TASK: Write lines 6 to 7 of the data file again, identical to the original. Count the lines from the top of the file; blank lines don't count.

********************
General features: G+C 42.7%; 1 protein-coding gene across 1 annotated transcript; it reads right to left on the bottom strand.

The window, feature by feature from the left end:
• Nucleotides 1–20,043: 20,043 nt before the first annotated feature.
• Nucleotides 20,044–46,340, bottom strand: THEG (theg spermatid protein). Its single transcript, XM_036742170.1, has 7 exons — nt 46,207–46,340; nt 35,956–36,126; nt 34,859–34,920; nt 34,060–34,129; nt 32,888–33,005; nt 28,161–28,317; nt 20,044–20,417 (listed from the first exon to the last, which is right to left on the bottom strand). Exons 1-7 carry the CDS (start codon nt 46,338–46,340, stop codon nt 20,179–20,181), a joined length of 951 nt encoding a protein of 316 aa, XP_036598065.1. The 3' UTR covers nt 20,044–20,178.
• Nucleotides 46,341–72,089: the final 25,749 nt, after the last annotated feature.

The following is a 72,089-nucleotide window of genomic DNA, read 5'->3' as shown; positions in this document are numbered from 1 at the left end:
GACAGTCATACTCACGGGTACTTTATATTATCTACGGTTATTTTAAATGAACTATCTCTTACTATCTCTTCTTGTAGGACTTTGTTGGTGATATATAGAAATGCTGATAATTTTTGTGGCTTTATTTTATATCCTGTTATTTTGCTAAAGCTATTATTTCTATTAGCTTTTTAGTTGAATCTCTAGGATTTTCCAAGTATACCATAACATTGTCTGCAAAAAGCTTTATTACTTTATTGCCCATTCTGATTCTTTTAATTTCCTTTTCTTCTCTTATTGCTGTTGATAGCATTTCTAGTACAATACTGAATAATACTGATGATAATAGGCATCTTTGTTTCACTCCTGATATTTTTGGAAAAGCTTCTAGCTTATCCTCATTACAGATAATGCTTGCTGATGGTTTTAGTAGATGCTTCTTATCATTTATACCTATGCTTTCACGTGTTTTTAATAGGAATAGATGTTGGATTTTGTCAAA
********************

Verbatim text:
The following is a 72,089-nucleotide window of genomic DNA, read 5'->3' as shown; positions in this document are numbered from 1 at the left end:
GACAGTCATACTCACGGGTACTTTATATTATCTACGGTTATTTTAAATGAACTATCTCTTACTATCTCTTCTTGTAGGACTTTGTTGGTGATATATAGAAATGCTGATAATTTTTGTGGCTTTATTTTATATCCTGTTATTTTGCTAAAGCTATTATTTCTATTAGCTTTTTAGTTGAATCTCTAGGATTTTCCAAGTATACCATAACATTGTCTGCAAAAAGCTTTATTACTTTATTGCCCATTCTGATTCTTTTAATTTCCTTTTCTTCTCTTATTGCTGTTGATAGCATTTCTAGTACAATACTGAATAATACTGATGATAATAGGCATCTTTGTTTCACTCCTGATATTTTTGGAAAAGCTTCTAGCTTATCCTCATTACAGATAATGCTTGCTGATGGTTTTAGTAGATGCTTCTTATCATTTATACCTATGCTTTCACGTGTTTTTAATAGGAATAGATGTTGGATTTTGTCAAA